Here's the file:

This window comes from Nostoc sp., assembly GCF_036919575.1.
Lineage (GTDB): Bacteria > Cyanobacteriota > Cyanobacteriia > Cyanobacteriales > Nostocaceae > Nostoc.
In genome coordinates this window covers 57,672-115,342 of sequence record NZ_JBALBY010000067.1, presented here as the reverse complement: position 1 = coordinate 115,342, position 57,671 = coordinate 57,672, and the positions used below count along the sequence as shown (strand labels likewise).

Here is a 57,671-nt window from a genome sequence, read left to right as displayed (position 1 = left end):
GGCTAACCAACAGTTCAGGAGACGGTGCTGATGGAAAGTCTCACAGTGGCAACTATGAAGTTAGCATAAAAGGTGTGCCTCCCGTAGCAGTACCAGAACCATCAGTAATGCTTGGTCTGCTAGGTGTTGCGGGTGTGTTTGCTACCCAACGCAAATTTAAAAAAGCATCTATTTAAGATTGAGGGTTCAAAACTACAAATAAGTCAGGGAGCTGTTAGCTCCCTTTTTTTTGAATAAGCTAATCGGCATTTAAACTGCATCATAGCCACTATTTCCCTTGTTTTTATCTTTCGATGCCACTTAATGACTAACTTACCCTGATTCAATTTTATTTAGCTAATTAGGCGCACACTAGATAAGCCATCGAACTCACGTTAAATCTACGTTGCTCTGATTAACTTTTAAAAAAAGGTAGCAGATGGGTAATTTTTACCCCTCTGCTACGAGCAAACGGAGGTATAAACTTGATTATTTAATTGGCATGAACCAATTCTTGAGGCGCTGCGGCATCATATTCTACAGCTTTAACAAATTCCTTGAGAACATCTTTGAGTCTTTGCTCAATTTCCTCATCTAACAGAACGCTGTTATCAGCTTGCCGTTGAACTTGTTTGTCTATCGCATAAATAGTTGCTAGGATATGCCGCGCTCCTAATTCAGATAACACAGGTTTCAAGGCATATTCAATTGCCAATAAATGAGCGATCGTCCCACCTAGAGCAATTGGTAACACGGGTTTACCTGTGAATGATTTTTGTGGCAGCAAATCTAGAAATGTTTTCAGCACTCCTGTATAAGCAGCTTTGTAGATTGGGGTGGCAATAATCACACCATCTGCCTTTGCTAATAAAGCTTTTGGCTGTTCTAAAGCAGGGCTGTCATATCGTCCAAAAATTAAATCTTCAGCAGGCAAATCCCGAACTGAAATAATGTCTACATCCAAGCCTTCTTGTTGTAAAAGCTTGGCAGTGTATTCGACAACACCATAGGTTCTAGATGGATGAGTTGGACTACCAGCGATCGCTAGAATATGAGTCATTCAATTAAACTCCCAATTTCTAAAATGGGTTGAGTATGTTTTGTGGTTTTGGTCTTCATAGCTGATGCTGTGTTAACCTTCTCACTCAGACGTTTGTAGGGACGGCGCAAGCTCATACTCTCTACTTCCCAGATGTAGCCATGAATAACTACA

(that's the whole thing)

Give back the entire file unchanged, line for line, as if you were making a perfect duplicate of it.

This window comes from Nostoc sp., assembly GCF_036919575.1.
Lineage (GTDB): Bacteria > Cyanobacteriota > Cyanobacteriia > Cyanobacteriales > Nostocaceae > Nostoc.
In genome coordinates this window covers 57,672-115,342 of sequence record NZ_JBALBY010000067.1, presented here as the reverse complement: position 1 = coordinate 115,342, position 57,671 = coordinate 57,672, and the positions used below count along the sequence as shown (strand labels likewise).

Here is a 57,671-nt window from a genome sequence, read left to right as displayed (position 1 = left end):
GGCTAACCAACAGTTCAGGAGACGGTGCTGATGGAAAGTCTCACAGTGGCAACTATGAAGTTAGCATAAAAGGTGTGCCTCCCGTAGCAGTACCAGAACCATCAGTAATGCTTGGTCTGCTAGGTGTTGCGGGTGTGTTTGCTACCCAACGCAAATTTAAAAAAGCATCTATTTAAGATTGAGGGTTCAAAACTACAAATAAGTCAGGGAGCTGTTAGCTCCCTTTTTTTTGAATAAGCTAATCGGCATTTAAACTGCATCATAGCCACTATTTCCCTTGTTTTTATCTTTCGATGCCACTTAATGACTAACTTACCCTGATTCAATTTTATTTAGCTAATTAGGCGCACACTAGATAAGCCATCGAACTCACGTTAAATCTACGTTGCTCTGATTAACTTTTAAAAAAAGGTAGCAGATGGGTAATTTTTACCCCTCTGCTACGAGCAAACGGAGGTATAAACTTGATTATTTAATTGGCATGAACCAATTCTTGAGGCGCTGCGGCATCATATTCTACAGCTTTAACAAATTCCTTGAGAACATCTTTGAGTCTTTGCTCAATTTCCTCATCTAACAGAACGCTGTTATCAGCTTGCCGTTGAACTTGTTTGTCTATCGCATAAATAGTTGCTAGGATATGCCGCGCTCCTAATTCAGATAACACAGGTTTCAAGGCATATTCAATTGCCAATAAATGAGCGATCGTCCCACCTAGAGCAATTGGTAACACGGGTTTACCTGTGAATGATTTTTGTGGCAGCAAATCTAGAAATGTTTTCAGCACTCCTGTATAAGCAGCTTTGTAGATTGGGGTGGCAATAATCACACCATCTGCCTTTGCTAATAAAGCTTTTGGCTGTTCTAAAGCAGGGCTGTCATATCGTCCAAAAATTAAATCTTCAGCAGGCAAATCCCGAACTGAAATAATGTCTACATCCAAGCCTTCTTGTTGTAAAAGCTTGGCAGTGTATTCGACAACACCATAGGTTCTAGATGGATGAGTTGGACTACCAGCGATCGCTAGAATATGAGTCATTCAATTAAACTCCCAATTTCTAAAATGGGTTGAGTATGTTTTGTGGTTTTGGTCTTCATAGCTGATGCTGTGTTAACCTTCTCACTCAGACGTTTGTAGGGACGGCGCAAGCTCATACTCTCTACTTCCCAGATGTAGCCATGAATAACTACA